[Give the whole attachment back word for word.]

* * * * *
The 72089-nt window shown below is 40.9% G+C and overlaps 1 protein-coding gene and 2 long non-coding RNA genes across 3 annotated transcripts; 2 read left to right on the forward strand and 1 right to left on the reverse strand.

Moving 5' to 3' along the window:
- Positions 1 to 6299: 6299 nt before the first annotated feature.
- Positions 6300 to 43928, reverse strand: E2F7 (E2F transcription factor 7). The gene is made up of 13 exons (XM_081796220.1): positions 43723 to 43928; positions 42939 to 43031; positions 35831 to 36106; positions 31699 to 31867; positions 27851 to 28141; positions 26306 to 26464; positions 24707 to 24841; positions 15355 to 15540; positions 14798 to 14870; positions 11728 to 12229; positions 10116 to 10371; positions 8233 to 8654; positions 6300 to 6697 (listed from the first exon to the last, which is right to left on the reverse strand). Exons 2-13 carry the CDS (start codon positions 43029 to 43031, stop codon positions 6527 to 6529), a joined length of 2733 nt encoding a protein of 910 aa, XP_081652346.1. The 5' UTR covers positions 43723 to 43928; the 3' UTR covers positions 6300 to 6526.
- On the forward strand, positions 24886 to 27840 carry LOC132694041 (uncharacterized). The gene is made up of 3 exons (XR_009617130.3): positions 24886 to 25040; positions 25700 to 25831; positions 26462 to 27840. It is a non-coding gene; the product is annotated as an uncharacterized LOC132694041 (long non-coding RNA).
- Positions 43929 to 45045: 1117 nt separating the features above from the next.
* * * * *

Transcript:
The 72089-nt window shown below is 40.9% G+C and overlaps 1 protein-coding gene and 2 long non-coding RNA genes across 3 annotated transcripts; 2 read left to right on the forward strand and 1 right to left on the reverse strand.

Moving 5' to 3' along the window:
- Positions 1 to 6299: 6299 nt before the first annotated feature.
- Positions 6300 to 43928, reverse strand: E2F7 (E2F transcription factor 7). The gene is made up of 13 exons (XM_081796220.1): positions 43723 to 43928; positions 42939 to 43031; positions 35831 to 36106; positions 31699 to 31867; positions 27851 to 28141; positions 26306 to 26464; positions 24707 to 24841; positions 15355 to 15540; positions 14798 to 14870; positions 11728 to 12229; positions 10116 to 10371; positions 8233 to 8654; positions 6300 to 6697 (listed from the first exon to the last, which is right to left on the reverse strand). Exons 2-13 carry the CDS (start codon positions 43029 to 43031, stop codon positions 6527 to 6529), a joined length of 2733 nt encoding a protein of 910 aa, XP_081652346.1. The 5' UTR covers positions 43723 to 43928; the 3' UTR covers positions 6300 to 6526.
- On the forward strand, positions 24886 to 27840 carry LOC132694041 (uncharacterized). The gene is made up of 3 exons (XR_009617130.3): positions 24886 to 25040; positions 25700 to 25831; positions 26462 to 27840. It is a non-coding gene; the product is annotated as an uncharacterized LOC132694041 (long non-coding RNA).
- Positions 43929 to 45045: 1117 nt separating the features above from the next.